In the interest of scientific inquiry, I'd suggest cleaning all your equipment throughly and re-doing the beer as you've done multiple times before.

I'll bet it comes out well, as it usually has.

Stuff happens sometimes, no?
Title: Re: What the helles happened?
Post by: Kit B on September 23, 2011, 07:23:22 AM
Could fermentation temperatures be a factor?
If you're using a different yeast, could it be that they attenuated better at your temp?

That said...I have noticed this in my beers, before & was never able to find the cause.
It just seems that I frequently have extremely dry fermentations.
Title: Re: What the helles happened?
Post by: ynotbrusum on September 27, 2011, 11:03:44 AM
I have been getting 1.008 FG lately, too.  Everything calibrated correctly, so I am beginning to think I may be overpitching (lagers with half a slurry and ales with around a third of a slurry).  Just a slight bit drier in the finish.  Or maybe it just has to do with using successive generations in my case.  I don't go over 4, though....
Title: Re: What the helles happened?
Post by: mabrungard on September 27, 2011, 01:40:12 PM
Driving the mash pH down does increase the fermentability of the wort.  That acid malt addition probably was the culprit.  A couple tenths lower pH can have a substantial effect on fermentability. 

The 5.3 pH measured is at the lower end of where I prefer the mash to go.  I have had mashes at 5.2 and can assure you that the result was substandard for me...far too attenuated (the malt character was gone) and I could pick up a hint of sourness in the flavor profile.  Aim for 5.4 in your mash in most cases and you can bump that up a tenth if reduced fermentability is desirable.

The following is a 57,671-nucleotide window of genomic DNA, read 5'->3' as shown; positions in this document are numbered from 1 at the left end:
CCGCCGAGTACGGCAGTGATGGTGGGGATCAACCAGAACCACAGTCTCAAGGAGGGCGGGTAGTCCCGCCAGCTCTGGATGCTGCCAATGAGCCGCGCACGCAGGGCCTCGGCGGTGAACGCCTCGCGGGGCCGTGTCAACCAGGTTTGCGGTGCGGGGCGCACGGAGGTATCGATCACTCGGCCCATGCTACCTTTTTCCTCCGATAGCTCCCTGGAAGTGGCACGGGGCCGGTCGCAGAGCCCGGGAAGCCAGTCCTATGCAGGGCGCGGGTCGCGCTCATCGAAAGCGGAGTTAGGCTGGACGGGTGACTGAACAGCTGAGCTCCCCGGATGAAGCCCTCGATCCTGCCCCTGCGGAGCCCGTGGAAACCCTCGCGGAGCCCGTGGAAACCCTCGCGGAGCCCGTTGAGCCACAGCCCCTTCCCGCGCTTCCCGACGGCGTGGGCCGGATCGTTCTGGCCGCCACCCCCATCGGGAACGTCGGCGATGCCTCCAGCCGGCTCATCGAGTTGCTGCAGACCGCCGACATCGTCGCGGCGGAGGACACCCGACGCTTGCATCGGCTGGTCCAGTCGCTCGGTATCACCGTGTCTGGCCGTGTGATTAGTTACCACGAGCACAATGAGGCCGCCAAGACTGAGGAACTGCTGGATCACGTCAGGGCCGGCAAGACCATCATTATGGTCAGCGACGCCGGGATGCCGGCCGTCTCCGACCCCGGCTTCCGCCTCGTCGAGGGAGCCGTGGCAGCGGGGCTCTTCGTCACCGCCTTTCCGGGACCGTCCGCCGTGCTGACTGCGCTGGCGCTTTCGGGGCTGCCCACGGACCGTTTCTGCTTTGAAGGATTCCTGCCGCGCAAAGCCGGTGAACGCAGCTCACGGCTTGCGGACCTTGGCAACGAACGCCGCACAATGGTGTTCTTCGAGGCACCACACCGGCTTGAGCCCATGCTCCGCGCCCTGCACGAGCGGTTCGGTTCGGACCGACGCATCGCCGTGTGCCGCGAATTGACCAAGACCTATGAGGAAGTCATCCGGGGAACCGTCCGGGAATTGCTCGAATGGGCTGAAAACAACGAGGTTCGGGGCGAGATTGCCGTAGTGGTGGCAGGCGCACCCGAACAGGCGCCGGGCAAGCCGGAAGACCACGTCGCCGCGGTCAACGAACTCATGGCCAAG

In my opinion, mash pH may be one of the final frontiers for tuning wort and beer performance.  Bru'n Water is the tool to use for figuring out that tuning adjustment.

Enjoy.
Title: Re: What the helles happened?
Post by: Pawtucket Patriot on September 28, 2011, 07:16:03 PM
Driving the mash pH down does increase the fermentability of the wort.  That acid malt addition probably was the culprit.  A couple tenths lower pH can have a substantial effect on fermentability. 

The 5.3 pH measured is at the lower end of where I prefer the mash to go.  I have had mashes at 5.2 and can assure you that the result was substandard for me...far too attenuated (the malt character was gone) and I could pick up a hint of sourness in the flavor profile.  Aim for 5.4 in your mash in most cases and you can bump that up a tenth if reduced fermentability is desirable. 

In my opinion, mash pH may be one of the final frontiers for tuning wort and beer performance.  Bru'n Water is the tool to use for figuring out that tuning adjustment.

Enjoy.


This makes a lot of sense to me, Martin.  I have been aiming for 5.3 for the past several batches and have noticed that fermentability has been slightly higher.  It was most noticeable with this helles, but I also noticed it in my amber, which I brew several times per year.  I didn't notice such a drastic difference in attenuation with the amber, but that's likely because of the presence of 10% crystal malt.
Title: Re: What the helles happened?
Post by: euge on September 28, 2011, 11:16:38 PM
That's good to know Martin. Thanks. More to think about though.